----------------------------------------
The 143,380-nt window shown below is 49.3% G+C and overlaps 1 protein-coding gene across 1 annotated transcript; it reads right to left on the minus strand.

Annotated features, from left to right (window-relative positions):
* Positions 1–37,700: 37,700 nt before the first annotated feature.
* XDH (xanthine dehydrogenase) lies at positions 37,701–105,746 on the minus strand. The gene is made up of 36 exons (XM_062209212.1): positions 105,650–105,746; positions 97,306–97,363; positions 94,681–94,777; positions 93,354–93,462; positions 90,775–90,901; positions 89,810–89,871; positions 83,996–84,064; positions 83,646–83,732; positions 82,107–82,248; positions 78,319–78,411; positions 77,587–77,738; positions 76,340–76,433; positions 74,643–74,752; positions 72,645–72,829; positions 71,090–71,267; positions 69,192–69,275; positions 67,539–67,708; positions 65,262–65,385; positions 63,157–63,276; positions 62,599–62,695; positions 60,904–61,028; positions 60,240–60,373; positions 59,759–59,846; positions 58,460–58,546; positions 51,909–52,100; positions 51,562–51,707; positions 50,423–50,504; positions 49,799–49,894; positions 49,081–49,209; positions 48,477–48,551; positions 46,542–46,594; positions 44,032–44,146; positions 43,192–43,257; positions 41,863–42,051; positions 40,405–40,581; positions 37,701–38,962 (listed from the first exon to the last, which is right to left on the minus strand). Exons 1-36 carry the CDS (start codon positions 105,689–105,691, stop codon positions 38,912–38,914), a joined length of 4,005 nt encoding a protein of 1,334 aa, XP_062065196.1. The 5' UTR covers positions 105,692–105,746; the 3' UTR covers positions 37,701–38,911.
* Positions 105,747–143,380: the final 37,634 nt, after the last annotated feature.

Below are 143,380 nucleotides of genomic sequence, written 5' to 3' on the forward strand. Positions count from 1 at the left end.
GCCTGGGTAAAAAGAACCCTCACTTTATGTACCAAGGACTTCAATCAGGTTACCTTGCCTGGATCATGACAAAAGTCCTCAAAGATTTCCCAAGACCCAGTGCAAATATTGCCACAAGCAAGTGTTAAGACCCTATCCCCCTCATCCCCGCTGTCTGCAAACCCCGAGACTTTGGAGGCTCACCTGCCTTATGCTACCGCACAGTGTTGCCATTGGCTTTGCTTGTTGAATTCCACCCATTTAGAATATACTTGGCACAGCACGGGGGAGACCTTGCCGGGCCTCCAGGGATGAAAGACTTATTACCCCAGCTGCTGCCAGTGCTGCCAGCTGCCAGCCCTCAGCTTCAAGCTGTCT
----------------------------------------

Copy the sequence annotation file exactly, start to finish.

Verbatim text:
The 143,380-nt window shown below is 49.3% G+C and overlaps 1 protein-coding gene across 1 annotated transcript; it reads right to left on the minus strand.

Annotated features, from left to right (window-relative positions):
* Positions 1–37,700: 37,700 nt before the first annotated feature.
* XDH (xanthine dehydrogenase) lies at positions 37,701–105,746 on the minus strand. The gene is made up of 36 exons (XM_062209212.1): positions 105,650–105,746; positions 97,306–97,363; positions 94,681–94,777; positions 93,354–93,462; positions 90,775–90,901; positions 89,810–89,871; positions 83,996–84,064; positions 83,646–83,732; positions 82,107–82,248; positions 78,319–78,411; positions 77,587–77,738; positions 76,340–76,433; positions 74,643–74,752; positions 72,645–72,829; positions 71,090–71,267; positions 69,192–69,275; positions 67,539–67,708; positions 65,262–65,385; positions 63,157–63,276; positions 62,599–62,695; positions 60,904–61,028; positions 60,240–60,373; positions 59,759–59,846; positions 58,460–58,546; positions 51,909–52,100; positions 51,562–51,707; positions 50,423–50,504; positions 49,799–49,894; positions 49,081–49,209; positions 48,477–48,551; positions 46,542–46,594; positions 44,032–44,146; positions 43,192–43,257; positions 41,863–42,051; positions 40,405–40,581; positions 37,701–38,962 (listed from the first exon to the last, which is right to left on the minus strand). Exons 1-36 carry the CDS (start codon positions 105,689–105,691, stop codon positions 38,912–38,914), a joined length of 4,005 nt encoding a protein of 1,334 aa, XP_062065196.1. The 5' UTR covers positions 105,692–105,746; the 3' UTR covers positions 37,701–38,911.
* Positions 105,747–143,380: the final 37,634 nt, after the last annotated feature.

Below are 143,380 nucleotides of genomic sequence, written 5' to 3' on the forward strand. Positions count from 1 at the left end.
GCCTGGGTAAAAAGAACCCTCACTTTATGTACCAAGGACTTCAATCAGGTTACCTTGCCTGGATCATGACAAAAGTCCTCAAAGATTTCCCAAGACCCAGTGCAAATATTGCCACAAGCAAGTGTTAAGACCCTATCCCCCTCATCCCCGCTGTCTGCAAACCCCGAGACTTTGGAGGCTCACCTGCCTTATGCTACCGCACAGTGTTGCCATTGGCTTTGCTTGTTGAATTCCACCCATTTAGAATATACTTGGCACAGCACGGGGGAGACCTTGCCGGGCCTCCAGGGATGAAAGACTTATTACCCCAGCTGCTGCCAGTGCTGCCAGCTGCCAGCCCTCAGCTTCAAGCTGTCT